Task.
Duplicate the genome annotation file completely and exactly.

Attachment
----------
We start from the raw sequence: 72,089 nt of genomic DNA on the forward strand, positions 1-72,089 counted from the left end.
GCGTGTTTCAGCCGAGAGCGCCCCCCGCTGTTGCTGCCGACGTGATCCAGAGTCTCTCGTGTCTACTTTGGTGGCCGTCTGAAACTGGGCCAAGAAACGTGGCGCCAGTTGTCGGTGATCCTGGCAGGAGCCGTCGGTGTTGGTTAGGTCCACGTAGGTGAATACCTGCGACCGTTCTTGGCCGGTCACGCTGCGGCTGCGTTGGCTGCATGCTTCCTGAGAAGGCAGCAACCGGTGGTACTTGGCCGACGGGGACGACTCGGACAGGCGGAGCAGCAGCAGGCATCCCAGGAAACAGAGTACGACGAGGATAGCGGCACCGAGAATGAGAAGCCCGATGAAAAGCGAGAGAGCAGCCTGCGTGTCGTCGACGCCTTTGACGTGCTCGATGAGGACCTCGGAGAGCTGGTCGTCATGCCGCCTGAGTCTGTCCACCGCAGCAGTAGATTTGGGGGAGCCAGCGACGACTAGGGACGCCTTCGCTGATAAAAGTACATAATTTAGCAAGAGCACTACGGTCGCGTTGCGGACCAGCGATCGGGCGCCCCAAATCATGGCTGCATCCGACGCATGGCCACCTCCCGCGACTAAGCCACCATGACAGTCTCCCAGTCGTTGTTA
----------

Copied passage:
We start from the raw sequence: 72,089 nt of genomic DNA on the forward strand, positions 1-72,089 counted from the left end.
GCGTGTTTCAGCCGAGAGCGCCCCCCGCTGTTGCTGCCGACGTGATCCAGAGTCTCTCGTGTCTACTTTGGTGGCCGTCTGAAACTGGGCCAAGAAACGTGGCGCCAGTTGTCGGTGATCCTGGCAGGAGCCGTCGGTGTTGGTTAGGTCCACGTAGGTGAATACCTGCGACCGTTCTTGGCCGGTCACGCTGCGGCTGCGTTGGCTGCATGCTTCCTGAGAAGGCAGCAACCGGTGGTACTTGGCCGACGGGGACGACTCGGACAGGCGGAGCAGCAGCAGGCATCCCAGGAAACAGAGTACGACGAGGATAGCGGCACCGAGAATGAGAAGCCCGATGAAAAGCGAGAGAGCAGCCTGCGTGTCGTCGACGCCTTTGACGTGCTCGATGAGGACCTCGGAGAGCTGGTCGTCATGCCGCCTGAGTCTGTCCACCGCAGCAGTAGATTTGGGGGAGCCAGCGACGACTAGGGACGCCTTCGCTGATAAAAGTACATAATTTAGCAAGAGCACTACGGTCGCGTTGCGGACCAGCGATCGGGCGCCCCAAATCATGGCTGCATCCGACGCATGGCCACCTCCCGCGACTAAGCCACCATGACAGTCTCCCAGTCGTTGTTA